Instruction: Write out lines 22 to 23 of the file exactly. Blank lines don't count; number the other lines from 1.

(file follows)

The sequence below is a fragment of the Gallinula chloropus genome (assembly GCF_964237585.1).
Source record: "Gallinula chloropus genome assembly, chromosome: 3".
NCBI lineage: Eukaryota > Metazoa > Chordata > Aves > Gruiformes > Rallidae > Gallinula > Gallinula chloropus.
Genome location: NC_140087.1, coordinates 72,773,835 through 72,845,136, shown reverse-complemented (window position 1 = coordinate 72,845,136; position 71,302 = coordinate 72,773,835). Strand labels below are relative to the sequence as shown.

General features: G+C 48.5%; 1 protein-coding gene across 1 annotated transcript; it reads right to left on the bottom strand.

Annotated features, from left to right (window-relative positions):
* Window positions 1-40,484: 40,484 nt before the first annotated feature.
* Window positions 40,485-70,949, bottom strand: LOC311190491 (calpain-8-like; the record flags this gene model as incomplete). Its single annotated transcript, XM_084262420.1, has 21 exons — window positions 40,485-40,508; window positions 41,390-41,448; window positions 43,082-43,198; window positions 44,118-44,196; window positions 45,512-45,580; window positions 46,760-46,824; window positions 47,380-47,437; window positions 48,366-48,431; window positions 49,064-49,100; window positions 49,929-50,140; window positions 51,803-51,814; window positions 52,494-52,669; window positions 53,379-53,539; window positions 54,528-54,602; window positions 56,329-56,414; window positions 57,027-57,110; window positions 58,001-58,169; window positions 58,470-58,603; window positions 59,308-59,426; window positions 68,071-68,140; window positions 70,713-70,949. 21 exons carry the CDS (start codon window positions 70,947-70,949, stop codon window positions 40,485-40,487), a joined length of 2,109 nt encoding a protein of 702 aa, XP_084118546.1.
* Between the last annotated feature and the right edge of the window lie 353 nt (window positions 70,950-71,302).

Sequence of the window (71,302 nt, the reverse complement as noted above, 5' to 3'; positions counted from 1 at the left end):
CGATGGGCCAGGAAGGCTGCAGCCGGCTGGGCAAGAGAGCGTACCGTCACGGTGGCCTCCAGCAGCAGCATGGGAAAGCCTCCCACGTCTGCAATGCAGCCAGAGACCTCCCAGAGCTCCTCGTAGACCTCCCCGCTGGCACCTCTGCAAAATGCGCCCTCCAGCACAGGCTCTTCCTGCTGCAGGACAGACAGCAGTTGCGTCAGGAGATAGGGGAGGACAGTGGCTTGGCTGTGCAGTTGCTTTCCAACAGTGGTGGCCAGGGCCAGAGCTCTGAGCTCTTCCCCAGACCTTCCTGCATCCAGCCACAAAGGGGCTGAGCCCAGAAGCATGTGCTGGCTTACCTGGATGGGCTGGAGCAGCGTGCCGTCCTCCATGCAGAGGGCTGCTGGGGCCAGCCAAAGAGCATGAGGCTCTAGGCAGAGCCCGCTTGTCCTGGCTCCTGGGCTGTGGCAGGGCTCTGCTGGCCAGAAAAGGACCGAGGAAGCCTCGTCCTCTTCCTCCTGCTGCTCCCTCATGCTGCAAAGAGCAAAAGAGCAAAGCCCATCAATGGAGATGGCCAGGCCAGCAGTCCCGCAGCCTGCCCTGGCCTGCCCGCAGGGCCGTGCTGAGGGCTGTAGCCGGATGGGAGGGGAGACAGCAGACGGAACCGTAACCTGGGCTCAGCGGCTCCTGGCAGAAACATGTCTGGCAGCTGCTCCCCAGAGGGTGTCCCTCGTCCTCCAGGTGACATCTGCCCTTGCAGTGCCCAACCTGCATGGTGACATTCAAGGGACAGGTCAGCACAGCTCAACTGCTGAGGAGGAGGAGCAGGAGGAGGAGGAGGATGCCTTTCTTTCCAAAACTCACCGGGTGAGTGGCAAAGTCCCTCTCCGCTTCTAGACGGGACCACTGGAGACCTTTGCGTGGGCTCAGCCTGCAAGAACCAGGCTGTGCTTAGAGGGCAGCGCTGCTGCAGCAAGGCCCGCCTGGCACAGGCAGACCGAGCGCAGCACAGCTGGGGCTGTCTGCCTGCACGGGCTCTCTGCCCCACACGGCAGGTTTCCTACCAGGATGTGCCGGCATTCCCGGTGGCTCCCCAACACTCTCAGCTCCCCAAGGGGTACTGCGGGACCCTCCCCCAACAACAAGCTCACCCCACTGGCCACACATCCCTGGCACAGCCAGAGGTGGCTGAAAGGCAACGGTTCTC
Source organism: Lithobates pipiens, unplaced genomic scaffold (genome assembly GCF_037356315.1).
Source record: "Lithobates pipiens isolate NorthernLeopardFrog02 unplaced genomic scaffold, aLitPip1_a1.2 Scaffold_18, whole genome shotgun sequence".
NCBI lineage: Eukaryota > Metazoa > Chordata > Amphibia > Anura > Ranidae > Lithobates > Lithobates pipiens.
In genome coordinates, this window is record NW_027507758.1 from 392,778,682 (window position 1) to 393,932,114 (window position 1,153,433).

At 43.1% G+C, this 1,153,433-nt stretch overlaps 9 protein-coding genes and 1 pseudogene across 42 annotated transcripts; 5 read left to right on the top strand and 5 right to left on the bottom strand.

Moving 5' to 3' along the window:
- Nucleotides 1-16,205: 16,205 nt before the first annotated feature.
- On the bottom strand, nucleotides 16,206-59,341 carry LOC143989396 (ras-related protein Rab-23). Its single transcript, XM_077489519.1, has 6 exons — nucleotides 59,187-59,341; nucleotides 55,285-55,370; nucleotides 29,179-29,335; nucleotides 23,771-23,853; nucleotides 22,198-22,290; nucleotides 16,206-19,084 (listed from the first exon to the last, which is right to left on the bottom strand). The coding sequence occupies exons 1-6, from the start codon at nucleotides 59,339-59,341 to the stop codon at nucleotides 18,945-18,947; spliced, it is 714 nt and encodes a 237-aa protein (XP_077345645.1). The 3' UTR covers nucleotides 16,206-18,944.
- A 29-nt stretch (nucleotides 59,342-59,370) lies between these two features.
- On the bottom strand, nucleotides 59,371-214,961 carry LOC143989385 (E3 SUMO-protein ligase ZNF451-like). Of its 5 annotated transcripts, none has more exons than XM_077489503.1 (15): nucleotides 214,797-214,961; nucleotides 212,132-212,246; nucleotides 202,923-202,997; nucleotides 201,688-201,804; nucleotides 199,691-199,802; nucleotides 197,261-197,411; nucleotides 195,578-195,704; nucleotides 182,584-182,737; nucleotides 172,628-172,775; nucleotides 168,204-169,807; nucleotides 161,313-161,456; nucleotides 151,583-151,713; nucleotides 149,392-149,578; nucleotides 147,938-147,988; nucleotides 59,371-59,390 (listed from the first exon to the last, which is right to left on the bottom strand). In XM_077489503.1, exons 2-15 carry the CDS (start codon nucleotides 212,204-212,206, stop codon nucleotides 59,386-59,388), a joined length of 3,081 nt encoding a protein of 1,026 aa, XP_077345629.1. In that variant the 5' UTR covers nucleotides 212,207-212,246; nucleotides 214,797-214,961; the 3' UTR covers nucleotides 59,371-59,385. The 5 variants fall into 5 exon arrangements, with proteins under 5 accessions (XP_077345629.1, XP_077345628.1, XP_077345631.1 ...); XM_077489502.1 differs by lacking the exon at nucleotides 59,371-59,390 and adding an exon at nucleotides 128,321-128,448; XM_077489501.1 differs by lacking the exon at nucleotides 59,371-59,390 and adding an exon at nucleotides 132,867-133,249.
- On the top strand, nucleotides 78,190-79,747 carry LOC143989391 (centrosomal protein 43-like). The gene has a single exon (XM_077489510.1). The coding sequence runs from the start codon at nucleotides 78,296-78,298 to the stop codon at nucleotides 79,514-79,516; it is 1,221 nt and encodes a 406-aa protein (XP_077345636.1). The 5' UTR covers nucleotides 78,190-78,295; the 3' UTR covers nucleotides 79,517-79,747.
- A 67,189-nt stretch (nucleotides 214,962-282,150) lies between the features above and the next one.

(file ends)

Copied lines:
- On the top strand, nucleotides 78,190-79,747 carry LOC143989391 (centrosomal protein 43-like). The gene has a single exon (XM_077489510.1). The coding sequence runs from the start codon at nucleotides 78,296-78,298 to the stop codon at nucleotides 79,514-79,516; it is 1,221 nt and encodes a 406-aa protein (XP_077345636.1). The 5' UTR covers nucleotides 78,190-78,295; the 3' UTR covers nucleotides 79,517-79,747.
- A 67,189-nt stretch (nucleotides 214,962-282,150) lies between the features above and the next one.